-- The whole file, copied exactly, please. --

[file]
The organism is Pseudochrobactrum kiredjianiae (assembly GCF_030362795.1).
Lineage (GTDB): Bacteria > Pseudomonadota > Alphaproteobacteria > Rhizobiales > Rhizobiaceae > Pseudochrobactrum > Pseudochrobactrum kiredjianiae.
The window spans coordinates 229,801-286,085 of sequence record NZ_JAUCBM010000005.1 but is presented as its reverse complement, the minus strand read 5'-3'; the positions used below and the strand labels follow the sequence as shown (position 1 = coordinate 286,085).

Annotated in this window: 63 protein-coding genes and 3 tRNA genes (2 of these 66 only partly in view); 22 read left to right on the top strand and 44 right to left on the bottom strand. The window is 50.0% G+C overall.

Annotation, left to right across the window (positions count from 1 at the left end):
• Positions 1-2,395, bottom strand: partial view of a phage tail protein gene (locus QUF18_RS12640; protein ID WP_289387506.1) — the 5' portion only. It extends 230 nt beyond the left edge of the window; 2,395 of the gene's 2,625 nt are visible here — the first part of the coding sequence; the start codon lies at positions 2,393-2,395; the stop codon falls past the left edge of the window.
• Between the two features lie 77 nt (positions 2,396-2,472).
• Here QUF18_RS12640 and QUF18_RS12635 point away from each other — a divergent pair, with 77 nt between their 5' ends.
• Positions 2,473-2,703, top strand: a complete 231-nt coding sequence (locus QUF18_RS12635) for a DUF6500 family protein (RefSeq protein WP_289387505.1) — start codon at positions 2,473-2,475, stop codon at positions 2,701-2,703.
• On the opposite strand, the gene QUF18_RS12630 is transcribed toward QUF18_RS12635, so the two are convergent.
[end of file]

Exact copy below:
The organism is Pseudochrobactrum kiredjianiae (assembly GCF_030362795.1).
Lineage (GTDB): Bacteria > Pseudomonadota > Alphaproteobacteria > Rhizobiales > Rhizobiaceae > Pseudochrobactrum > Pseudochrobactrum kiredjianiae.
The window spans coordinates 229,801-286,085 of sequence record NZ_JAUCBM010000005.1 but is presented as its reverse complement, the minus strand read 5'-3'; the positions used below and the strand labels follow the sequence as shown (position 1 = coordinate 286,085).

Annotated in this window: 63 protein-coding genes and 3 tRNA genes (2 of these 66 only partly in view); 22 read left to right on the top strand and 44 right to left on the bottom strand. The window is 50.0% G+C overall.

Annotation, left to right across the window (positions count from 1 at the left end):
• Positions 1-2,395, bottom strand: partial view of a phage tail protein gene (locus QUF18_RS12640; protein ID WP_289387506.1) — the 5' portion only. It extends 230 nt beyond the left edge of the window; 2,395 of the gene's 2,625 nt are visible here — the first part of the coding sequence; the start codon lies at positions 2,393-2,395; the stop codon falls past the left edge of the window.
• Between the two features lie 77 nt (positions 2,396-2,472).
• Here QUF18_RS12640 and QUF18_RS12635 point away from each other — a divergent pair, with 77 nt between their 5' ends.
• Positions 2,473-2,703, top strand: a complete 231-nt coding sequence (locus QUF18_RS12635) for a DUF6500 family protein (RefSeq protein WP_289387505.1) — start codon at positions 2,473-2,475, stop codon at positions 2,701-2,703.
• On the opposite strand, the gene QUF18_RS12630 is transcribed toward QUF18_RS12635, so the two are convergent.